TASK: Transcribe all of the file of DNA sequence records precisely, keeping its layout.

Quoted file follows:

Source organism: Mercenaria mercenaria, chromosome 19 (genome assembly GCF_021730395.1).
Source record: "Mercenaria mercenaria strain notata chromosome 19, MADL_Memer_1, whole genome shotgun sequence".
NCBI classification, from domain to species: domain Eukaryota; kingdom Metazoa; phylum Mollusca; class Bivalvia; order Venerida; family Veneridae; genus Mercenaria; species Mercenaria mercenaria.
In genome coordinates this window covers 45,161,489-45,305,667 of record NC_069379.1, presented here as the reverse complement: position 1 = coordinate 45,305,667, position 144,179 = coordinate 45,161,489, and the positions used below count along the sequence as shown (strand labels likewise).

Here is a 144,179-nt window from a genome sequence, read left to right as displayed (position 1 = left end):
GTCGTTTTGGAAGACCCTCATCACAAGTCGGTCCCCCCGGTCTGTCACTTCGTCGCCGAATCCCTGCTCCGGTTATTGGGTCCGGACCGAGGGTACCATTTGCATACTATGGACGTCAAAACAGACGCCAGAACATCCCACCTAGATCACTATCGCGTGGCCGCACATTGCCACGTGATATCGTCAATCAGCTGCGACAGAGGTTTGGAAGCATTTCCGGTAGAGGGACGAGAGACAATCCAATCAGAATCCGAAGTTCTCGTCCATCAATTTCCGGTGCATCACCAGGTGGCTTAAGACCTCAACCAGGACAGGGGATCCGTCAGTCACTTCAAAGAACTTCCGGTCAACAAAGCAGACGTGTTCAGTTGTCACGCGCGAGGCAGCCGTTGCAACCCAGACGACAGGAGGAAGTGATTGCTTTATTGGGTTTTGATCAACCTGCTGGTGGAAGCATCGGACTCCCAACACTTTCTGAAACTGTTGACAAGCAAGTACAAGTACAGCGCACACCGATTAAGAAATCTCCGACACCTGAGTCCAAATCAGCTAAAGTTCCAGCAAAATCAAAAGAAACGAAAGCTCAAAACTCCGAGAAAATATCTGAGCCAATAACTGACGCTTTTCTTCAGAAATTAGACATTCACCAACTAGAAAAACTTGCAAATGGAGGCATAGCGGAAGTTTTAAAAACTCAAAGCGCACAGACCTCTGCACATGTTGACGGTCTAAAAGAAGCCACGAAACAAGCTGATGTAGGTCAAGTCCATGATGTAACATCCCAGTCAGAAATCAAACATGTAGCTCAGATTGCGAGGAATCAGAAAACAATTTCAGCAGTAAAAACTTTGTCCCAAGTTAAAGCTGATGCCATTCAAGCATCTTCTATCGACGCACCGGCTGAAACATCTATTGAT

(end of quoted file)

Source organism: Mercenaria mercenaria, chromosome 19 (genome assembly GCF_021730395.1).
Source record: "Mercenaria mercenaria strain notata chromosome 19, MADL_Memer_1, whole genome shotgun sequence".
NCBI classification, from domain to species: domain Eukaryota; kingdom Metazoa; phylum Mollusca; class Bivalvia; order Venerida; family Veneridae; genus Mercenaria; species Mercenaria mercenaria.
In genome coordinates this window covers 45,161,489-45,305,667 of record NC_069379.1, presented here as the reverse complement: position 1 = coordinate 45,305,667, position 144,179 = coordinate 45,161,489, and the positions used below count along the sequence as shown (strand labels likewise).

Here is a 144,179-nt window from a genome sequence, read left to right as displayed (position 1 = left end):
GTCGTTTTGGAAGACCCTCATCACAAGTCGGTCCCCCCGGTCTGTCACTTCGTCGCCGAATCCCTGCTCCGGTTATTGGGTCCGGACCGAGGGTACCATTTGCATACTATGGACGTCAAAACAGACGCCAGAACATCCCACCTAGATCACTATCGCGTGGCCGCACATTGCCACGTGATATCGTCAATCAGCTGCGACAGAGGTTTGGAAGCATTTCCGGTAGAGGGACGAGAGACAATCCAATCAGAATCCGAAGTTCTCGTCCATCAATTTCCGGTGCATCACCAGGTGGCTTAAGACCTCAACCAGGACAGGGGATCCGTCAGTCACTTCAAAGAACTTCCGGTCAACAAAGCAGACGTGTTCAGTTGTCACGCGCGAGGCAGCCGTTGCAACCCAGACGACAGGAGGAAGTGATTGCTTTATTGGGTTTTGATCAACCTGCTGGTGGAAGCATCGGACTCCCAACACTTTCTGAAACTGTTGACAAGCAAGTACAAGTACAGCGCACACCGATTAAGAAATCTCCGACACCTGAGTCCAAATCAGCTAAAGTTCCAGCAAAATCAAAAGAAACGAAAGCTCAAAACTCCGAGAAAATATCTGAGCCAATAACTGACGCTTTTCTTCAGAAATTAGACATTCACCAACTAGAAAAACTTGCAAATGGAGGCATAGCGGAAGTTTTAAAAACTCAAAGCGCACAGACCTCTGCACATGTTGACGGTCTAAAAGAAGCCACGAAACAAGCTGATGTAGGTCAAGTCCATGATGTAACATCCCAGTCAGAAATCAAACATGTAGCTCAGATTGCGAGGAATCAGAAAACAATTTCAGCAGTAAAAACTTTGTCCCAAGTTAAAGCTGATGCCATTCAAGCATCTTCTATCGACGCACCGGCTGAAACATCTATTGAT